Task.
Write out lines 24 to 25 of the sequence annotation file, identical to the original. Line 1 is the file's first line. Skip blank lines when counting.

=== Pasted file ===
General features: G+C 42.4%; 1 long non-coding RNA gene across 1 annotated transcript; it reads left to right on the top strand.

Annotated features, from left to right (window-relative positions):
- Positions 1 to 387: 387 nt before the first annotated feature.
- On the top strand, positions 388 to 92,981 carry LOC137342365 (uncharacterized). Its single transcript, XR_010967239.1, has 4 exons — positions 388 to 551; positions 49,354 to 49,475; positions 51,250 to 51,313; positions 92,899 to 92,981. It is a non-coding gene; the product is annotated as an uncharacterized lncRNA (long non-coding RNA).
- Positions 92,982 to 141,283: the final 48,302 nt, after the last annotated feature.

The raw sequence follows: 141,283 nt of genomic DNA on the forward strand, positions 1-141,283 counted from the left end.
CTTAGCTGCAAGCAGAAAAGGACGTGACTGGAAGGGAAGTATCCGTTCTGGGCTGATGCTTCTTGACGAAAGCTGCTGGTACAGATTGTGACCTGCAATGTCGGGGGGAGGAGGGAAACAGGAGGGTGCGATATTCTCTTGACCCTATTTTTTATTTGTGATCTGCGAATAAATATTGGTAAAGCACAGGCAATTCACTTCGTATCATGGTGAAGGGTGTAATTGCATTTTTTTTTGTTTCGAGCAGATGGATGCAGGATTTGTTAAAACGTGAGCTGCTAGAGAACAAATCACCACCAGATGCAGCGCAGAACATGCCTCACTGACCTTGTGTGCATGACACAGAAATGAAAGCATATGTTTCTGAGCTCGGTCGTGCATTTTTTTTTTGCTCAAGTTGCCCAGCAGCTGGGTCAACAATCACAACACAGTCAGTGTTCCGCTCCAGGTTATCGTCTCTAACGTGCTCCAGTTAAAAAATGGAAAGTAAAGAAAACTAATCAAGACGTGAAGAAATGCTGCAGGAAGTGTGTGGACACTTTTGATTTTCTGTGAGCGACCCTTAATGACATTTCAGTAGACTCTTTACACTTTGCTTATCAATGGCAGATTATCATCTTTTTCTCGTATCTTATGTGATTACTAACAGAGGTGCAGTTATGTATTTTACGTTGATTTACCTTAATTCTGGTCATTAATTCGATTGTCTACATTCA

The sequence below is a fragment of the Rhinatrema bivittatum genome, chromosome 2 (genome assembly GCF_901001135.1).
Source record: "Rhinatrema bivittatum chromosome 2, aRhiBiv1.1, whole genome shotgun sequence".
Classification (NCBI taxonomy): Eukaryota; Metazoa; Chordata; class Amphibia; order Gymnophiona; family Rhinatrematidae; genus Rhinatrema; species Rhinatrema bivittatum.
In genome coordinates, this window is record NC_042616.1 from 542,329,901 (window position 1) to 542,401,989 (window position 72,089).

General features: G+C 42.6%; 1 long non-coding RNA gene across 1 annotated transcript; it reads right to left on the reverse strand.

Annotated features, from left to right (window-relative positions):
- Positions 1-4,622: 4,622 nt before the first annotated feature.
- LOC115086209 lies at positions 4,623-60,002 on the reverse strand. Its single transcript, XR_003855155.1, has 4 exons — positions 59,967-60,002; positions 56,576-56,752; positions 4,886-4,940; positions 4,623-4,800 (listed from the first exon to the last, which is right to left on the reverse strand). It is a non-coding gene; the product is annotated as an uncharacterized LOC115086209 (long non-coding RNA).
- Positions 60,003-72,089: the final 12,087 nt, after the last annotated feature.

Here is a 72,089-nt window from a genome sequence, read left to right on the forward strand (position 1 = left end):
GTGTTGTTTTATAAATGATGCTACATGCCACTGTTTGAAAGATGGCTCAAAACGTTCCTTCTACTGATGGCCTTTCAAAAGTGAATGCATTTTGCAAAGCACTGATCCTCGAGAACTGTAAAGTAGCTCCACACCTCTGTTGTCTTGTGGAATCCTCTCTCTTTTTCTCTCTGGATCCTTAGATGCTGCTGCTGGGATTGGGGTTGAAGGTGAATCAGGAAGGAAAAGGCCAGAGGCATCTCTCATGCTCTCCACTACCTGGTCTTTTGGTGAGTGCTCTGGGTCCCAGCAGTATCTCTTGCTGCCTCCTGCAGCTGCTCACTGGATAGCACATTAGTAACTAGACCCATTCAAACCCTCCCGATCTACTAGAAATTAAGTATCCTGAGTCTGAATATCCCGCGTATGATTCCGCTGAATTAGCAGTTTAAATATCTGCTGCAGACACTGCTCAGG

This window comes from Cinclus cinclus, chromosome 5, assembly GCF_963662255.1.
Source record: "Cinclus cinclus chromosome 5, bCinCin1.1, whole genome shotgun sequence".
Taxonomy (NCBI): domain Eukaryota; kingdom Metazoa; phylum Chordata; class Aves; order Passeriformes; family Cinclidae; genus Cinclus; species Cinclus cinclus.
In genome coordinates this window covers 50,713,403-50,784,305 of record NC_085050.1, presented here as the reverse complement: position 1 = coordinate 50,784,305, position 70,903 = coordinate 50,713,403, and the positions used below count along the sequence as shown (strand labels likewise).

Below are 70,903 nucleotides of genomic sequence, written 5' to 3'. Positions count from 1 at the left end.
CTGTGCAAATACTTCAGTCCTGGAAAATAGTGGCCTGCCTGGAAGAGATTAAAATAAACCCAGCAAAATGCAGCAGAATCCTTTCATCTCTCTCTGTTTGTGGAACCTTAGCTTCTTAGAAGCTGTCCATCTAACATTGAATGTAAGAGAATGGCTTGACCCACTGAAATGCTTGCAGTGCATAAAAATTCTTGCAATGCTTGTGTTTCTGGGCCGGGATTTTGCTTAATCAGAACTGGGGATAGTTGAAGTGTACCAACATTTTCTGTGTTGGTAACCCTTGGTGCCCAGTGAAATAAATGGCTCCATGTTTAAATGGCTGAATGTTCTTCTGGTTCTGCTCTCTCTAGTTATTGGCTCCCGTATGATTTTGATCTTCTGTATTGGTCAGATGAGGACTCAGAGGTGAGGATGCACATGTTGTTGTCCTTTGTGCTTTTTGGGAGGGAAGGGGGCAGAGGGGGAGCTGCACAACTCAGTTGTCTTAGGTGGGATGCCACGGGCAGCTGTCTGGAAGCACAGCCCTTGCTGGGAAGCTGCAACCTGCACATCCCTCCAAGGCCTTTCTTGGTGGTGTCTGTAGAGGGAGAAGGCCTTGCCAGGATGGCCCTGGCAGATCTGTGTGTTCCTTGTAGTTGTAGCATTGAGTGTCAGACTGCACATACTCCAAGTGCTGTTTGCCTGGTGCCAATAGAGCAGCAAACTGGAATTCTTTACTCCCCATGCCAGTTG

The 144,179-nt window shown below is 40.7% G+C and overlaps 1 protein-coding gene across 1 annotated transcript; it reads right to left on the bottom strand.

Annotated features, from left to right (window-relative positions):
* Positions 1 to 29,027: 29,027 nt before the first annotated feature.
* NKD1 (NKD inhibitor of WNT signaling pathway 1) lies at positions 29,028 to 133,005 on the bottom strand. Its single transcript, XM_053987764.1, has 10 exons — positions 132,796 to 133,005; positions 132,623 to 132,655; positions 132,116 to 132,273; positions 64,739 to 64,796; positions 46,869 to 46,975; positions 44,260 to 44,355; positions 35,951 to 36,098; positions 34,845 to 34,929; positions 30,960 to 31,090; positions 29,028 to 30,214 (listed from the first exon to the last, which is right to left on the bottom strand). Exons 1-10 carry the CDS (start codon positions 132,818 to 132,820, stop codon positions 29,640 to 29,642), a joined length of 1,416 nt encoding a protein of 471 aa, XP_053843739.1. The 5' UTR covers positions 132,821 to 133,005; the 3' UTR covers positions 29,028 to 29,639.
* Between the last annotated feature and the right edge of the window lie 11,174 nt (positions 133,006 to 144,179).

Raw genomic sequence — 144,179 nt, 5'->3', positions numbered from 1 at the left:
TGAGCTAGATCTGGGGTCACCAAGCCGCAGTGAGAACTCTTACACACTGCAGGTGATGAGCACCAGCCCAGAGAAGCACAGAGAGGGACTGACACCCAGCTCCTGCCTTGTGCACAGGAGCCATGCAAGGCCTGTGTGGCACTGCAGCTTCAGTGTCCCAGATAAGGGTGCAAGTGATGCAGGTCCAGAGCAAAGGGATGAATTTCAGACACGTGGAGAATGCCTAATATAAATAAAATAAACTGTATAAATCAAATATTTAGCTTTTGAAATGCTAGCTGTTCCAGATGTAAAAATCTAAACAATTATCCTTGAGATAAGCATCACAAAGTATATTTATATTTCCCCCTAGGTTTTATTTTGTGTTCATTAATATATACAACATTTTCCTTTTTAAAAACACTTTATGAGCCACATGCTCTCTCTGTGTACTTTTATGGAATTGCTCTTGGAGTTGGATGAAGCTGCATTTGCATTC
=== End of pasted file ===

CTGTGCAAATACTTCAGTCCTGGAAAATAGTGGCCTGCCTGGAAGAGATTAAAATAAACCCAGCAAAATGCAGCAGAATCCTTTCATCTCTCTCTGTTTGTGGAACCTTAGCTTCTTAGAAGCTGTCCATCTAACATTGAATGTAAGAGAATGGCTTGACCCACTGAAATGCTTGCAGTGCATAAAAATTCTTGCAATGCTTGTGTTTCTGGGCCGGGATTTTGCTTAATCAGAACTGGGGATAGTTGAAGTGTACCAACATTTTCTGTGTTGGTAACCCTTGGTGCCCAGTGAAATAAATGGCTCCATGTTTAAATGGCTGAATGTTCTTCTGGTTCTGCTCTCTCTAGTTATTGGCTCCCGTATGATTTTGATCTTCTGTATTGGTCAGATGAGGACTCAGAGGTGAGGATGCACATGTTGTTGTCCTTTGTGCTTTTTGGGAGGGAAGGGGGCAGAGGGGGAGCTGCACAACTCAGTTGTCTTAGGTGGGATGCCACGGGCAGCTGTCTGGAAGCACAGCCCTTGCTGGGAAGCTGCAACCTGCACATCCCTCCAAGGCCTTTCTTGGTGGTGTCTGTAGAGGGAGAAGGCCTTGCCAGGATGGCCCTGGCAGATCTGTGTGTTCCTTGTAGTTGTAGCATTGAGTGTCAGACTGCACATACTCCAAGTGCTGTTTGCCTGGTGCCAATAGAGCAGCAAACTGGAATTCTTTACTCCCCATGCCAGTTG

The 144,179-nt window shown below is 40.7% G+C and overlaps 1 protein-coding gene across 1 annotated transcript; it reads right to left on the bottom strand.